Monday, August 22, 2005

Walking Blues in the Outer 'Burbs

County planners in suburban counties in Virginia and Maryland are trying to retrofit a trail and sidewalk network, says this Wash Post story, in hopes of giving residents a chance to walk or bike. Planners in Charles County, Md., have rewritten their development rules to "encourage a series of urban-style villages where people would feel more comfortable walking to shop, eat and go to work." New roads are now required to have trails for walkers and cyclists.

Spotsylvania County in Virginia used to let developers build subdivisions without sidewalks. Now, says the Post, "developers that choose not to lay sidewalks must pay into a fund that covers the cost of connecting critical areas throughout the county, such as linking schools with older subdivisions where the developers are long gone."

A study released last year by the Coalition for Smarter Growth named Charles and Spotsylvania the Baltimore-Washington region's two most dangerous counties for pedestrians.

1 Comments:

At 10:17 PM, Blogger Ray Hyde said...

I support walking and bie paths and trails, but even where theya re heavily used they account for only a few percent of traffic. Requiring every road to have sidwalks or trails may be an expensive mistake.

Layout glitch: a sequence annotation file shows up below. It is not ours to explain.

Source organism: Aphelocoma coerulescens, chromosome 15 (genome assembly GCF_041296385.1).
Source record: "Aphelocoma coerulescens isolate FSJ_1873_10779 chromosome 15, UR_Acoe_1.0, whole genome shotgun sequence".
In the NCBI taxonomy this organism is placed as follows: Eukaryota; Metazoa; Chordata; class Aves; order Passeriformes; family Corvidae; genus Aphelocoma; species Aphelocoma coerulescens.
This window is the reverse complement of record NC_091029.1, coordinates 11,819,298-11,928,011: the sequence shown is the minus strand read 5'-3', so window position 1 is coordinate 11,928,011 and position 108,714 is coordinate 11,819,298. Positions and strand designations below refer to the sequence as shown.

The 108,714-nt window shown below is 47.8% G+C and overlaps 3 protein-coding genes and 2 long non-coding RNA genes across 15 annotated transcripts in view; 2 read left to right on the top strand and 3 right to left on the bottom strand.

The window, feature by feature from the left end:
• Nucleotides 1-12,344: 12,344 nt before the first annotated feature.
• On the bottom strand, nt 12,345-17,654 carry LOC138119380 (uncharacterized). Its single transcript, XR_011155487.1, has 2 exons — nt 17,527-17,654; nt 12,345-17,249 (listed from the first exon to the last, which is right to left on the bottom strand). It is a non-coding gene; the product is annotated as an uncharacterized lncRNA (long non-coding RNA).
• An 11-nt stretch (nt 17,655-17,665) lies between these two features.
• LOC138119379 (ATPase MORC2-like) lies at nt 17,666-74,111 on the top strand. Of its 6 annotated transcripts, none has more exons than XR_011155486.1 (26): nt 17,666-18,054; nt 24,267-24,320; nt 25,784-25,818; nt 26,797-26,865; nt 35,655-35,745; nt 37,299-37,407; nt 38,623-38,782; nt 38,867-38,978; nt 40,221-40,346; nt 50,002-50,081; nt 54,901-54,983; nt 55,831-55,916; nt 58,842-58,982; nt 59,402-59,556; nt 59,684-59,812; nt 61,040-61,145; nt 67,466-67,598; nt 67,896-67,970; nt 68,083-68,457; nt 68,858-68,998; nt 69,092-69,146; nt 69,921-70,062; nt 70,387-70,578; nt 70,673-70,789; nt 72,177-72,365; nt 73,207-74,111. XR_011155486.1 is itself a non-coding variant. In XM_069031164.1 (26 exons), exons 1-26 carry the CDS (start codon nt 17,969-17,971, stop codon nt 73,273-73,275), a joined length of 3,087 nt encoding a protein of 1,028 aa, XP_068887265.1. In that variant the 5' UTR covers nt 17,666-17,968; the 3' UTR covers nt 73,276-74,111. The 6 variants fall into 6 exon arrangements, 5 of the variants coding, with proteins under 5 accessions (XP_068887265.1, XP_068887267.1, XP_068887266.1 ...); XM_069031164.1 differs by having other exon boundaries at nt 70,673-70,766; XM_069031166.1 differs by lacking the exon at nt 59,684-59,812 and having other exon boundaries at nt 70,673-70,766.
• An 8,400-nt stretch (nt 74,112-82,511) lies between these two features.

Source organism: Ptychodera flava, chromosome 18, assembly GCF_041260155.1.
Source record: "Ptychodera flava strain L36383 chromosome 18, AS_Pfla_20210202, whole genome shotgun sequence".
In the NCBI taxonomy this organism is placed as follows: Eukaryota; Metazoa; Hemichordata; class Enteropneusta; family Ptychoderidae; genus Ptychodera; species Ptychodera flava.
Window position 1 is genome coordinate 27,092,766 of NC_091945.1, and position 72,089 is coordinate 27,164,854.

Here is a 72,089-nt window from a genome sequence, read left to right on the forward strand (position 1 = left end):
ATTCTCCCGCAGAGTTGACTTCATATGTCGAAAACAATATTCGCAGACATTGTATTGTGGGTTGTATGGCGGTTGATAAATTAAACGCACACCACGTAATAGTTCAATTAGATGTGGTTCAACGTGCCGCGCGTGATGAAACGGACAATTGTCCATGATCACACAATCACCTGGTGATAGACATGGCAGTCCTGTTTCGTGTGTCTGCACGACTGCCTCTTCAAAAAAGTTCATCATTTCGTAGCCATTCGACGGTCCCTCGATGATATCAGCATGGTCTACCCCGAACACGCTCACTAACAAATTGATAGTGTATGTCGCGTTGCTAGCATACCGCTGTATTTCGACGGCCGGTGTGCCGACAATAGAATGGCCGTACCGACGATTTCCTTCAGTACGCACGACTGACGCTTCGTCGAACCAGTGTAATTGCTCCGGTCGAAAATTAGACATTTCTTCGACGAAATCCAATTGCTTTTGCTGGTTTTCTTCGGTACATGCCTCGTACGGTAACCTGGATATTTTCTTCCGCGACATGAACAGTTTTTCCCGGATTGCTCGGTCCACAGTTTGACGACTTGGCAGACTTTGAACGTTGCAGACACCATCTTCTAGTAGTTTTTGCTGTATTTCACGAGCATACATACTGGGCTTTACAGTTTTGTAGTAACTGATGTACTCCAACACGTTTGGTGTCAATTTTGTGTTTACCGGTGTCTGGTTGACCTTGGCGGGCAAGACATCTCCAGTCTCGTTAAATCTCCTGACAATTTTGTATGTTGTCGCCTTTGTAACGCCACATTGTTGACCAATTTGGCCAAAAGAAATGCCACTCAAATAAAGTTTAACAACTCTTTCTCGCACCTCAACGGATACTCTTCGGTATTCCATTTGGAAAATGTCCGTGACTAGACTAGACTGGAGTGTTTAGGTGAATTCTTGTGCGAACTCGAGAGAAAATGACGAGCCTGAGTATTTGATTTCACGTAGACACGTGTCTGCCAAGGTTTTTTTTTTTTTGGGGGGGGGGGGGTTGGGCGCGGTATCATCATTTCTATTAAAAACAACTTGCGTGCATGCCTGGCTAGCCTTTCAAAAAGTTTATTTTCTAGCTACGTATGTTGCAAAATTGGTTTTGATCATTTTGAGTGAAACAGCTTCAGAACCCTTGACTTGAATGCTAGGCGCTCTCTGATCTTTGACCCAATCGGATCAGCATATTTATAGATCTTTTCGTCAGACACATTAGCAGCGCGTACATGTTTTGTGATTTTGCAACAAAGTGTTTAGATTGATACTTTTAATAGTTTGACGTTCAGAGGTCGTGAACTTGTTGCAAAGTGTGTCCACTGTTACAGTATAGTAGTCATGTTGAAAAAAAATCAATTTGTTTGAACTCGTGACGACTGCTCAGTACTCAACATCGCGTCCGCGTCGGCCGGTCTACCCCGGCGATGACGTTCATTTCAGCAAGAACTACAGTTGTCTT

Sidewalks and curbs cost nearly as much as another lane of road, and once built they make the road harder and more expensive to expand. Building sidewalks and trails in rural areas where they might be used the least sounds like a mistake.

Studies have shown that houses with sidewalks are valued at less than homes with sidewalks, so requiring builders to provide them means that owners will pay more for homes that are valued less, because of government regulations designed to help a minority at the expense of many.

The good thing about this is that when people flock to these rural areas to take advantage of the amenities, then they will already be in place, and they won't have to be provided later at even higher expense.

Pedestrian deaths in rural areas are a scandal and we should build paths and trails where they are needed and used, but a blanket provision that every new road have trails sounds like a mistake.

Considering the road backlog we have, can we afford to spend something like a third of the money to support trails that 3 or 4% of the population will use?

 

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